Saturday, December 30, 2017

2017 Rewind

Winter in Vermont can often provide a bike rider with snow-free bike paths.

What strikes me the most about 2017 is I added, quite unexpectedly, two more bicycles into my life, but of course January didn't start that way...

The year began with frequent snow-free winter bike commutes, punctuated by blasts of extreme weather, including hail in mid May plus I embraced a longer, cleansing ride in sunny, cold weather.

racktime topit

In the spring I added a front rack to Miss Clementine and later a specialized handle bar bag to complete her set up as a tour ready companion.

coffeeneuring, day, and overnight bike adventures

In the summer I went on an annual slow-roll with Adele in Canada, and also made a concerted effort to re-connect with an old friend, Paula, (who I'd forgotten liked to ride) plus made a new friend, Carmen, that led to a women-only overnight to Grand Isle State Park.  Carmen also joined me for a coffeeneuring outing and we regularly see each other at Queen City Bicycle Club rides. My husband and I also got out more, riding with Paula, an overnight in Canada, and exploring Groton State Forest, plus he accompanied me on several coffeeneuring trips. Now that our children are becoming responsible young adults, I love it when we can plan mini adventures or head out on a moments notice.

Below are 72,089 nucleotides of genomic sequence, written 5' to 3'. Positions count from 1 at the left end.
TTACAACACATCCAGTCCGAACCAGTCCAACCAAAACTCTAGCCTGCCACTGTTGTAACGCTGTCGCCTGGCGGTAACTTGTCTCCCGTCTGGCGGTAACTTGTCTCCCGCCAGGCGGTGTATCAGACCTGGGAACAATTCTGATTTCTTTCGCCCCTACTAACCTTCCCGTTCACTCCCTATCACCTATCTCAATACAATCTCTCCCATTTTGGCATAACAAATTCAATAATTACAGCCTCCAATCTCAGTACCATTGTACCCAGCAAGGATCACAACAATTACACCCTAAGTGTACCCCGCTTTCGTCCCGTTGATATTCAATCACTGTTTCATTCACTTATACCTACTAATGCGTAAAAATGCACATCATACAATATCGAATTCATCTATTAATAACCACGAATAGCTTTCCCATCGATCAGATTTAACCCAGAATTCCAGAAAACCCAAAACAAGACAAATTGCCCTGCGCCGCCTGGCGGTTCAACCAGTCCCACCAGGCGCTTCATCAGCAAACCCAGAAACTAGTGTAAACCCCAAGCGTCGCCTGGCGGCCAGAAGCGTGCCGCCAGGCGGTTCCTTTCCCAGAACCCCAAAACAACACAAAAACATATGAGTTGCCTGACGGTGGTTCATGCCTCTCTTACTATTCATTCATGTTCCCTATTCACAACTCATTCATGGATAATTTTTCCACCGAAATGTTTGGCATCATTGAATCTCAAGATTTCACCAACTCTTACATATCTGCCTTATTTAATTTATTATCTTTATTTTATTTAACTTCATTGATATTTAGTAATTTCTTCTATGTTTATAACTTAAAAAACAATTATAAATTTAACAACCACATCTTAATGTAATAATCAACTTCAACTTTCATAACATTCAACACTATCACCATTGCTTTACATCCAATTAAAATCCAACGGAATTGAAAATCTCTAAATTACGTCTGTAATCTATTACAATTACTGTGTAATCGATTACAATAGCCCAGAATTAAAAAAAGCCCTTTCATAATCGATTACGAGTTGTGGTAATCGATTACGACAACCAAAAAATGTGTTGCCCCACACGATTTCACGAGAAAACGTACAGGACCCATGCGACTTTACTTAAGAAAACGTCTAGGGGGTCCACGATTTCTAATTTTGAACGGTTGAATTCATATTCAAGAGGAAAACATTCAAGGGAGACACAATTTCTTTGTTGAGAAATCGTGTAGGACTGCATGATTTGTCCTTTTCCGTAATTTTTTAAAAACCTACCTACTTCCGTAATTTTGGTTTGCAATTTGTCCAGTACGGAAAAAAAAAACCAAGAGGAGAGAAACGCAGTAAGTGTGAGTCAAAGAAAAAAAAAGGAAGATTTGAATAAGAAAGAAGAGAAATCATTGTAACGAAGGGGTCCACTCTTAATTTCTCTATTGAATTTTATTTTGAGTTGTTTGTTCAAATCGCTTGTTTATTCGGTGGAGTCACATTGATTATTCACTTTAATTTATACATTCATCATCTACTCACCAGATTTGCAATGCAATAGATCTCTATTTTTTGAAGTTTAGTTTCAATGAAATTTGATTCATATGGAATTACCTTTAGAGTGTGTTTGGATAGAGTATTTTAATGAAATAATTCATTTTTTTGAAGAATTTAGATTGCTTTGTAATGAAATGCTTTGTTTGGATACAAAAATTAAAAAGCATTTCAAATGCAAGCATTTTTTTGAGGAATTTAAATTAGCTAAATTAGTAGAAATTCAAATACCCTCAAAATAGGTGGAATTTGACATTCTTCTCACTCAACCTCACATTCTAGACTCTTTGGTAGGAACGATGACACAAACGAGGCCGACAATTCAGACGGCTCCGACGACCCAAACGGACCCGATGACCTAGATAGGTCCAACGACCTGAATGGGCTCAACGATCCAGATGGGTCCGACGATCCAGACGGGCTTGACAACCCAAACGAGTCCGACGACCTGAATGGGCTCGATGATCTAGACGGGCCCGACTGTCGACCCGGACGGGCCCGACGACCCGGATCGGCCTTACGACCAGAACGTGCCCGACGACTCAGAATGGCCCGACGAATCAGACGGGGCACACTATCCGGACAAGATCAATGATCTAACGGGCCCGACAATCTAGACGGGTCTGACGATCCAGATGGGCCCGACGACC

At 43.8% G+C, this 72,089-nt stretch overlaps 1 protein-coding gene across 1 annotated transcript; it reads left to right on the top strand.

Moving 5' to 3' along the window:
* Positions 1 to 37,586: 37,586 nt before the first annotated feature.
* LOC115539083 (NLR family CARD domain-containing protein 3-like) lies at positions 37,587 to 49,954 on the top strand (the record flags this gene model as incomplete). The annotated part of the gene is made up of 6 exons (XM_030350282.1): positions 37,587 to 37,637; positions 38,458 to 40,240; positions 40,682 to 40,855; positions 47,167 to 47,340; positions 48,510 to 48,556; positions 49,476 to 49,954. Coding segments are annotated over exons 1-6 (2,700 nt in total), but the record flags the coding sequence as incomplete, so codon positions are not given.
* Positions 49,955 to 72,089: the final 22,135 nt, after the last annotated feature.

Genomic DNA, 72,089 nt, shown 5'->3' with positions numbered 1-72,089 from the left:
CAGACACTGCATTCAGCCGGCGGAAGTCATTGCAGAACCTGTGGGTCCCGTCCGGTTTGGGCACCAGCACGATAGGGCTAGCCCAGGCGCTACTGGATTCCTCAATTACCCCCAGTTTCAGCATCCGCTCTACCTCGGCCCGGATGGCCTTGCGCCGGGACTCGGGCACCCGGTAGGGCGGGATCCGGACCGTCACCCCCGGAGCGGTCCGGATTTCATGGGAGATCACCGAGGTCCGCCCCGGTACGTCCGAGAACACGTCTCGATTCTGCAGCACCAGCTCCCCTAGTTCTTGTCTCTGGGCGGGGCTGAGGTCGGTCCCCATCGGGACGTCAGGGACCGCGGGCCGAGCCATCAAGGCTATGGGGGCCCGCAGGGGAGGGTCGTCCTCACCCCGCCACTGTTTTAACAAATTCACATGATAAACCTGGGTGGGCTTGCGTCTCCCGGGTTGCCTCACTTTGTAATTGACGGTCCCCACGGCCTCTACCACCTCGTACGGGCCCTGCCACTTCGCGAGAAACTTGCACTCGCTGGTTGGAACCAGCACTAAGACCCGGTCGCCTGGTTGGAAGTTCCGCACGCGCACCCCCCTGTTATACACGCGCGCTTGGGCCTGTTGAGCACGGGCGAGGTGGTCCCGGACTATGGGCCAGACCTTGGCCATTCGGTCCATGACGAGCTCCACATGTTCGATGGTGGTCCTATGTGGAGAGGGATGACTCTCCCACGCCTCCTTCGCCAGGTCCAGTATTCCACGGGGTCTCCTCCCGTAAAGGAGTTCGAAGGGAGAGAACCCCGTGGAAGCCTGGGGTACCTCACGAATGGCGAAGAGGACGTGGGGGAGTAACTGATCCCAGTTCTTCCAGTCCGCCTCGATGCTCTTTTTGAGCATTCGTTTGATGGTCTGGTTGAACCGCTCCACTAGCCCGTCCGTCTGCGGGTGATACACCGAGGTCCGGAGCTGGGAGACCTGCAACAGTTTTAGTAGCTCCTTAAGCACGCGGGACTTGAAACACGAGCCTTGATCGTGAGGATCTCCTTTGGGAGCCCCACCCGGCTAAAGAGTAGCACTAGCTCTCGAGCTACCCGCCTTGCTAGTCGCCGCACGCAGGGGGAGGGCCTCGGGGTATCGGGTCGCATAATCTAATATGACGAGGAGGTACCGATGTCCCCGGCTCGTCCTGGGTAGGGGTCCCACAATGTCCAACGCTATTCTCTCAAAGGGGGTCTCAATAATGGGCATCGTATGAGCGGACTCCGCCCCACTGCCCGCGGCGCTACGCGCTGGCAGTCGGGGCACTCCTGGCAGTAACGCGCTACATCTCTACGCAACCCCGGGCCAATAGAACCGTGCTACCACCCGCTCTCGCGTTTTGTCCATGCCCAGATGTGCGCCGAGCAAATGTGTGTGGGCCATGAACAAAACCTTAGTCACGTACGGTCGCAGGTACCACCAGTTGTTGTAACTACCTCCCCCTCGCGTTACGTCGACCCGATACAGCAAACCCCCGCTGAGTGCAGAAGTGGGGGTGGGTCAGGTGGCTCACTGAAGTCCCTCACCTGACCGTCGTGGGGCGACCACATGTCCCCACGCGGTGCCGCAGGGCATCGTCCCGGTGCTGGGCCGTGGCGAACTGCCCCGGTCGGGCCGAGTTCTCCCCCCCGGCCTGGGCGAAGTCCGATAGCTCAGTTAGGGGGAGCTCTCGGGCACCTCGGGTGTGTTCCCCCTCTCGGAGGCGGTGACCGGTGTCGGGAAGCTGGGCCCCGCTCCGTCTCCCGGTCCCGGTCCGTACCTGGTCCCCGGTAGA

Dahon folder, step through Peugeot

I welcomed two bikes into my life this year: a white Peugeot St. Laurent as a replacement commuter bike and a Dahon Boardwalk 6-speed, both Craigslist finds, both stumbled upon with endless searching. I'd looked for years for a larger framed steel step-through, and coincidentally I located an inexpensive brand-named folding bike, something I've always wanted to try. In November, I also, excitedly, re-purposed my Trek Antelope into a dedicated winter commuter. 

Peugeot commuter bike near Le Champlain

Bike overnights hold the power to rejuvenate me like nothing else short of a week-long vacation. This year I discovered the beauty of lone nights at our family's nearby lakefront cottage during September and October. 5 miles from home and 7 miles from my workplace, I packed food, overnight gear and dress attire and often pedaled the circuit: camp to work along the lake shore path, work to home to resupply and greet family, then back to camp, often arriving after sunset.

After a solo trip hiking Hadrian's Wall Path in early September, that particular bike-less adventure has ignited a spark for future plans. Whether it's US travel or overseas, on foot or wheels, I've vowed to make exploration a more consistent part of my life.

Onward to 2018!

Tuesday, December 26, 2017

Salt, Crosswalks, and Winter Riding Reflections/Emotions

Photo credit: Burlington, VT waterfront trail winter plowing policy.
As I walked to catch a bus ride this morning, my boots crunched over salt crusted sidewalks. Salt coats roads, walkways, everything! Salt is king in these parts, making roads safe, passable - at least in the travel lanes. That is, where automobiles rule the road. On the other hand, bike lanes are full of packed snow or slush, a far cry, in my opinion from safe bicycle conditions. As I entered intersections, the white striped crosswalks - specifically the white painted portions - are extremely slippery when wet, surely a major failure!